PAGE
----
Five Things an EDM Diva Learned at Burning Man

Burning Man

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Burning Man is an annual event and temporary community based on radical self-expression and self-reliance in the Black Rock Desert of Nevada. Having conquered every other major music and arts festival in the US from Ultra Music Festival, Coachella Valley Music and Arts Festival to Electric Daisy Carnival it seemed only natural that I was ready to embark on the journey to take on the 26th Annual Burning Man pilgrimage. On top of being a community of over 60,000 music and art aficionados it is a spiritual refuge where burners gather to reflect on their lives and mourn the loss of loved ones or other obstacles with the burning of the man (a giant wooden effigy in the shape of a man) and then the temple so beautiful it rivals many churches.

Burning Man takes place on a dry lake bed, a vast flat expanse of alkali salt called the playa. Two girl friends and I made the nine-hour drive to meet our three guy friends who drove an RV all the way down from Vancouver and another close girl friend who flew into Reno, Nevada. All sharing journeys of overheated cars and electrical problems on planes, I wish someone would have told us the journey to the playa would take an entire day. But we were finally together, brought some bad-ass army and Indian tribe outfits and stocked way too much vodka and beer with not enough tequila and Four Lokos. Living on an RV in Black Rock City made us the closest hippie family and taught us plenty of valuable life-changing lessons.

1) Screw Maps and Schedules, Find Yourself a Spirit Guide
Burning Man Gate Greeter

As we approached Black Rock City I was petrified. Being dirty for days, running out of water or food and having to unplug myself from my beloved iPhone were all on my mind. The greeters were ecstatic to find an RV filled with seven playa virgins as they made us roll in the dirt and ring a bell proclaiming our freedom. One of them needed a ride to his camp so he jumped on and guided us through the darkness. They forgot to give us maps and schedules amidst all of the excitement so we relied on a man singing dirty songs about his schlong to lead us to our camp. That's when we realized there were no plans or schedules at the playa and we had to trust in the people. We soon learned to conquer our playa fears no longer being afraid of the unknown and a little bit of playa dust or being apart from our cell phones seemed like nothing compared to all the great things we experienced.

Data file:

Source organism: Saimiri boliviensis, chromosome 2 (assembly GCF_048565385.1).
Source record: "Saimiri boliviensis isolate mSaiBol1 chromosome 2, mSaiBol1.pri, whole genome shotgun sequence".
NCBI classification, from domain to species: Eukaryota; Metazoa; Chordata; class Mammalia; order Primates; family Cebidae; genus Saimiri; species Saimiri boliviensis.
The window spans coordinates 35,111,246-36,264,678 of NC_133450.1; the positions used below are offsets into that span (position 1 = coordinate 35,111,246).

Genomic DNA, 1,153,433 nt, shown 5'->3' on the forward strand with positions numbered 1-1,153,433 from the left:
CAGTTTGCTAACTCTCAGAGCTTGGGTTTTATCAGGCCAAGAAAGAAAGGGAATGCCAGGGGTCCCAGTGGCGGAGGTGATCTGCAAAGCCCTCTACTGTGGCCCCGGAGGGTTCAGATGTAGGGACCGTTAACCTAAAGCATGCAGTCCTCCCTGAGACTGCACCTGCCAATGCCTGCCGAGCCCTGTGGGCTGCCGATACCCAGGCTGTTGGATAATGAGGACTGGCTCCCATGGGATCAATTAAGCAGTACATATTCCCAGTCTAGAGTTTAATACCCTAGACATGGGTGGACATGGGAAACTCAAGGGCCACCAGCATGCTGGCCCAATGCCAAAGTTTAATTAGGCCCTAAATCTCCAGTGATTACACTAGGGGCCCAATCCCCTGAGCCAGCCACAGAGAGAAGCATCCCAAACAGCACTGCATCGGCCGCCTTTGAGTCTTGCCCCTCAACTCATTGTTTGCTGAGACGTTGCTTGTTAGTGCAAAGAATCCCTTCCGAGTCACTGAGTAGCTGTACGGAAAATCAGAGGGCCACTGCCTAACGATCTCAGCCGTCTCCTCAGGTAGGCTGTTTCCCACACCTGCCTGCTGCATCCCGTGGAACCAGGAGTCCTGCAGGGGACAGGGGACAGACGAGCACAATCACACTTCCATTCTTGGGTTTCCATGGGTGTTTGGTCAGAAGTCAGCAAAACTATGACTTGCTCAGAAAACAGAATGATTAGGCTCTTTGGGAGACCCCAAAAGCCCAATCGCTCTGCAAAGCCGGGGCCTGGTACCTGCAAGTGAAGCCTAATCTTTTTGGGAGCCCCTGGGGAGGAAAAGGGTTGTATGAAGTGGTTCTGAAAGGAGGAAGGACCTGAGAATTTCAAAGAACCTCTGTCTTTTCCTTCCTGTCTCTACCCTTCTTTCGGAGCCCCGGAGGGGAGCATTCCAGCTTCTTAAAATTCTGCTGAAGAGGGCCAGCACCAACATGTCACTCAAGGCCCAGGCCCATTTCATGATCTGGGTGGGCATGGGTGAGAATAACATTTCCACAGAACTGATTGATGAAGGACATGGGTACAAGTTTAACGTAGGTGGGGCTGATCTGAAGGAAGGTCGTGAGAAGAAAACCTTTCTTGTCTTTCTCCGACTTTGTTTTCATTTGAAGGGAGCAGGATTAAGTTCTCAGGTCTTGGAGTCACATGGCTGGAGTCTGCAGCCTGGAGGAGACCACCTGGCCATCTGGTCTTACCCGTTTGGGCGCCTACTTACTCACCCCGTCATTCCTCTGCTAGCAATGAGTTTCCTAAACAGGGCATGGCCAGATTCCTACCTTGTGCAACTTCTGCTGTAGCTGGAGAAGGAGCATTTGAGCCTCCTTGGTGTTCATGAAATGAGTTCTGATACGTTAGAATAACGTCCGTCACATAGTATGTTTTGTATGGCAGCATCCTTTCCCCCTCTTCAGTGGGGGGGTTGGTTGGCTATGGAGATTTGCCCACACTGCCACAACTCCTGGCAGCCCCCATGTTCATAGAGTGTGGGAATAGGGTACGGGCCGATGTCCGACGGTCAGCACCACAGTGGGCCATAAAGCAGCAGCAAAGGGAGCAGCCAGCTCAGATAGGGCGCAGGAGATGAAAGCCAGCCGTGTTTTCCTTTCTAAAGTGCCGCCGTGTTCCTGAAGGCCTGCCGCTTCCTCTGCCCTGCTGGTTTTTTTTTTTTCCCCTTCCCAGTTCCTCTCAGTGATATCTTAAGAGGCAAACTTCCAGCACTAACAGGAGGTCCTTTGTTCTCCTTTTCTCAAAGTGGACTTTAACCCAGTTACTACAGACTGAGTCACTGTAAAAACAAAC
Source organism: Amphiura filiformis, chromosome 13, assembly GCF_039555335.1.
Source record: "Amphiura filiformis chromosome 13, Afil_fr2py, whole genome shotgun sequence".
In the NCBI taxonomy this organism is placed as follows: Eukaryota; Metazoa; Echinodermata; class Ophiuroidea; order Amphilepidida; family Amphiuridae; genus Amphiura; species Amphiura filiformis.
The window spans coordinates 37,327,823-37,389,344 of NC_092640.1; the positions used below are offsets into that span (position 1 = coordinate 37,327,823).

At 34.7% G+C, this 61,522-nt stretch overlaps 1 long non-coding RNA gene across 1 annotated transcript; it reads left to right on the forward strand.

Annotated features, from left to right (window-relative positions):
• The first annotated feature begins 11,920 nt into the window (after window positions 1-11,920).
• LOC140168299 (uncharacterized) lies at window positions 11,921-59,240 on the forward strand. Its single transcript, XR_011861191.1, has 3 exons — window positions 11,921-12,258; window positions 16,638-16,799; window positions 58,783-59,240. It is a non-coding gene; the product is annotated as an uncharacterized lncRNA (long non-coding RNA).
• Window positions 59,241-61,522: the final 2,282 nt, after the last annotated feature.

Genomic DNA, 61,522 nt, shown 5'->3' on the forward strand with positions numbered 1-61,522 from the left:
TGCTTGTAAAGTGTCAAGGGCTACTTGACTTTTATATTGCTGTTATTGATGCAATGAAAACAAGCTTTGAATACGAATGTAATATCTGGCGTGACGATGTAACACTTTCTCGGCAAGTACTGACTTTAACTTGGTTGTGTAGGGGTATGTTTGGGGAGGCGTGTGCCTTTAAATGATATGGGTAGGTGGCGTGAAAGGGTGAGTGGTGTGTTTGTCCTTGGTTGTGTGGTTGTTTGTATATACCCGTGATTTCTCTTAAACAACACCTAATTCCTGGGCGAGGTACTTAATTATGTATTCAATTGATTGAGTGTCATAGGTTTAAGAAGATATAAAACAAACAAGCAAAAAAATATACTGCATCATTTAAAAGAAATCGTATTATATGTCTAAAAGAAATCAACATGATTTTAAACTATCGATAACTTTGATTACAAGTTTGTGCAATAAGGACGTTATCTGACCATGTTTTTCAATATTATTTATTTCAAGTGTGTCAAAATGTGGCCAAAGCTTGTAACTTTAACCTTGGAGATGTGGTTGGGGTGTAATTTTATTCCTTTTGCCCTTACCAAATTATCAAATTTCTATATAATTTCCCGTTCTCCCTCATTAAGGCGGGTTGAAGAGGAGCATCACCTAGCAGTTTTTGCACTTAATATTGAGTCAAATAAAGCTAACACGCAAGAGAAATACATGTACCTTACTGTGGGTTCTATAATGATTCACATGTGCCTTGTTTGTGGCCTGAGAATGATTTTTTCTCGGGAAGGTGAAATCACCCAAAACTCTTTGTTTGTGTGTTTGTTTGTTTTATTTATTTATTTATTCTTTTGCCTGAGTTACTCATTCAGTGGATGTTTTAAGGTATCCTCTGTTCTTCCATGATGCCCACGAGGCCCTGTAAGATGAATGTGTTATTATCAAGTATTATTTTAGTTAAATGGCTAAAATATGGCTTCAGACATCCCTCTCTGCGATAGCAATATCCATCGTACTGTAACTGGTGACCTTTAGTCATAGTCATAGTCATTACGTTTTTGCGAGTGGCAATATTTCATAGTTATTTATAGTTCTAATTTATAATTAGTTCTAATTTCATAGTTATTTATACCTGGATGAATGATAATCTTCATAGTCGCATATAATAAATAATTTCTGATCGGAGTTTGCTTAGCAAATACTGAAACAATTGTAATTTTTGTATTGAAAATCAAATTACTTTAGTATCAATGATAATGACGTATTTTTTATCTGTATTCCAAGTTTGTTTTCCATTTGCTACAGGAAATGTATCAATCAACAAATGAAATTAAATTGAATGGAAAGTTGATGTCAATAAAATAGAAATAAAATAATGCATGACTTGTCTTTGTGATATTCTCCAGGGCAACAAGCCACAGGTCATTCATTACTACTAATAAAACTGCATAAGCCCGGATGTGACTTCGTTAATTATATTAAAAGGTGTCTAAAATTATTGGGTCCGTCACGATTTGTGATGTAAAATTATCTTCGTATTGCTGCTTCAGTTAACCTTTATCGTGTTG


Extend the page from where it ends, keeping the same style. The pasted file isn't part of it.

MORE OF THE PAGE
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@basssquad Definitely!


@kittysnake @OCWeeklyMusic Tomorrowland 2013!!!


As a burner year in and year out I'd like to know what you did to "help out" on the playa this year. 


For me, this was one of the worst BM's in a long, long time.   There are way to many people who come just to party and have no interest in helping out in any of the villiages on the playa. 


My question for you Ms. self proclaimed EDM Diva is what exactly did you do to "help out" on the playa?


I bet you were just one of them as us fellow burners call it.


Them being the ones who are only there to party it up but have no clue what it really means to be a burner.  


So what did you do exactly EDM Diva????  


Definitely sounds like one incredible experience and you had to find the true meaning of PLUR through struggles. Also I'm glad you broke some of the stereotypes of this event as well!